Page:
Directed By: Evan Goldberg, Seth Rogen
Starring: James Franco, Jonah Hill, Seth Rogen
Tag line: "Nothing ruins a party like the end of the world"
Trivia: According to Seth Rogen about 50% of the movie was ad libbed
Written by Seth Rogen and Evan Goldberg (who also co-directed the film), 2013’s This is the End is an often irreverent, occasionally gross, and downright hilarious look at what happens when a Hollywood party is interrupted by the end of the world.
Jay Baruchel has just arrived in Los Angeles to spend a few days with his best friend, Seth Rogen. Following an afternoon of getting high and watching 3-D television, Seth suggests they swing by James Franco’s house to check out his party, which, with celebrities like Jonah Hill, Craig Robinson, Rihanna, and Michael Cera in attendance, promises to be the hottest shindig in town. When Jay and Seth break away from the party to pick up some supplies at a convenience store, they find themselves smack dab in the middle of something truly amazing. At first, they think it’s an earthquake (it begins with the ground shaking), but when Jay sees dozens of people enveloped by a beam of light and then drawn up into the sky, he realizes something much more intense is taking place. The two rush back to James Franco’s house, arriving in time to see a huge sinkhole open up in the front yard, into which a bunch of celebrities plummet to their death. With chaos breaking out all around them, the stars that remain: Jay, Seth, James Franco, Jonah Hill, Craig Robinson and Danny McBride, barricade themselves inside the house, hoping someone will come to rescue them. But when Jay reads a few passages from the bible, particularly the Book of Revelations, he’s convinced that the Apocalypse is upon them, and if they don’t change their ways in a hurry, they’ll all be spending eternity in hell.
Practically every actor in This is the End plays him or herself, and many of the laughs come at their expense (when Seth Rogen is picking Jay up at the airport, he’s recognized by a guy carrying a video camera, who asks him why he’s the exact same character in every movie). For comic effect, the star’s personalities have been exaggerated; in his brief appearance, Michael Cera is portrayed as an out-of-control cocaine fiend, while Jonah Hill may be the nicest guy ever to walk the earth. Still, having these stars play themselves was a stroke of genius, and enhances the comedy in just about every situation (in my favorite scene, James Franco and Danny McBride get into an argument over a porno magazine).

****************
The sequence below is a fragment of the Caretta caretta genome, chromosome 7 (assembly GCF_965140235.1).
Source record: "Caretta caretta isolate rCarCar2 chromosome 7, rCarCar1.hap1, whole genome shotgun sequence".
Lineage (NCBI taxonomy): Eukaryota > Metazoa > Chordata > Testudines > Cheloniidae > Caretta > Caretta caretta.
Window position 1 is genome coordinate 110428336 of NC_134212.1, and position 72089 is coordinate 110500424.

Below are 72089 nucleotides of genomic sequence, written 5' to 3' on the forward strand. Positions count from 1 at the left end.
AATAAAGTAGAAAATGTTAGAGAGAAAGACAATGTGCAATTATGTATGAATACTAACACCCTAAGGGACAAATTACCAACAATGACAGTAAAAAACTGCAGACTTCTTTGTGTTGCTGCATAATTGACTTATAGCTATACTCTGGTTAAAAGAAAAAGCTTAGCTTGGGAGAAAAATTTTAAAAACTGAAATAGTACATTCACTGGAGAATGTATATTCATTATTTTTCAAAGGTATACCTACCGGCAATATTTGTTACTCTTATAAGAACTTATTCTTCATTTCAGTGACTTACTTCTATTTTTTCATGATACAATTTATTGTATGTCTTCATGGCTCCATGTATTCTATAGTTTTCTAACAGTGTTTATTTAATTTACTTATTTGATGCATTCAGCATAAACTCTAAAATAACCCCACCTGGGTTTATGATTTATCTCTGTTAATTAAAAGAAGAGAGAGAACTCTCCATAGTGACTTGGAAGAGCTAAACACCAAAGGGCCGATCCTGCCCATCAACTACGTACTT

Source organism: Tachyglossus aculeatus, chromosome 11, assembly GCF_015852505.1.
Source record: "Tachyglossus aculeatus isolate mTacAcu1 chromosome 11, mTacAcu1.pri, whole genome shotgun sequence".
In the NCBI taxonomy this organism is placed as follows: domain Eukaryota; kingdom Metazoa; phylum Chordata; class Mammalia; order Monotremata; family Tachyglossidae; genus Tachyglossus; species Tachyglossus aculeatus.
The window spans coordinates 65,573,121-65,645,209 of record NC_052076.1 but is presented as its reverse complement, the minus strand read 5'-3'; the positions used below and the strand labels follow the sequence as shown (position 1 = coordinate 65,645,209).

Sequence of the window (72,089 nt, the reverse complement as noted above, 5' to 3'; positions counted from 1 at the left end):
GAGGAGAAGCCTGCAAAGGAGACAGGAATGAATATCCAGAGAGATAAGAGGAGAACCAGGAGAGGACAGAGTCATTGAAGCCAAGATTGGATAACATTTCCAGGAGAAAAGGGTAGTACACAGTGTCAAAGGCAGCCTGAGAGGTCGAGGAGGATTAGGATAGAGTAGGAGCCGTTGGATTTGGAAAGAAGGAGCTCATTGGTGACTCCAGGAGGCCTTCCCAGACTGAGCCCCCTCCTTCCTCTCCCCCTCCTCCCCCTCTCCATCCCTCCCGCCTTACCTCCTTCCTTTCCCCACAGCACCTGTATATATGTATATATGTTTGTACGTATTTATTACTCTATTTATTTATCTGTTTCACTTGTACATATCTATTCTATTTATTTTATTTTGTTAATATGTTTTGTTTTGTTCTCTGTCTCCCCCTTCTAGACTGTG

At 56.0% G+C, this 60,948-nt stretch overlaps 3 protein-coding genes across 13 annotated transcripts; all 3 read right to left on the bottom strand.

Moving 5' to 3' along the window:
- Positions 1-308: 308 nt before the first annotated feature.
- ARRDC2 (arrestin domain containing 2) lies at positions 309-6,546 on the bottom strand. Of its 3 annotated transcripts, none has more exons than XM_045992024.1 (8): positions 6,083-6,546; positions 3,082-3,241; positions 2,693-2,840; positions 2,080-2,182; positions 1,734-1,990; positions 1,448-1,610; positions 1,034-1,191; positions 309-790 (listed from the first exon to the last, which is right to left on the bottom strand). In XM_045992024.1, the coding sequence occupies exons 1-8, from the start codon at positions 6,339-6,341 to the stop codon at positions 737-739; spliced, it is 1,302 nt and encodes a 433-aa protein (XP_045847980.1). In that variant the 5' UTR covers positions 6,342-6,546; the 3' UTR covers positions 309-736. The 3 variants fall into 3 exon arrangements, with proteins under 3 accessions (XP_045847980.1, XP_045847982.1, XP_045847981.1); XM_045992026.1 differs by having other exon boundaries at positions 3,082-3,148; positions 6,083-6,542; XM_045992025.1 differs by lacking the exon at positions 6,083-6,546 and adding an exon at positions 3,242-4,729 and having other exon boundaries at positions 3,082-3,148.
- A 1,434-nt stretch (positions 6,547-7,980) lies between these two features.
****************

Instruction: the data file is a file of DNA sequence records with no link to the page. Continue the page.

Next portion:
Yet what really impressed me was how seriously This is the End takes its central story. When the lead characters aren’t cracking jokes or fighting amongst themselves, they’re dealing with a truly frightening situation: the end of days, and while most of the film is played for laughs, those moments when the evil lurking outside makes its presence known are very effective (there are even a few jump scares tossed in for good measure). With actors like Seth Rogen, Danny McBride, and Jonah Hill, it’s no surprise that This is the End is a funny movie. But the fact it occasionally delves into horrific territory, and does so very well, is something I wasn’t expecting.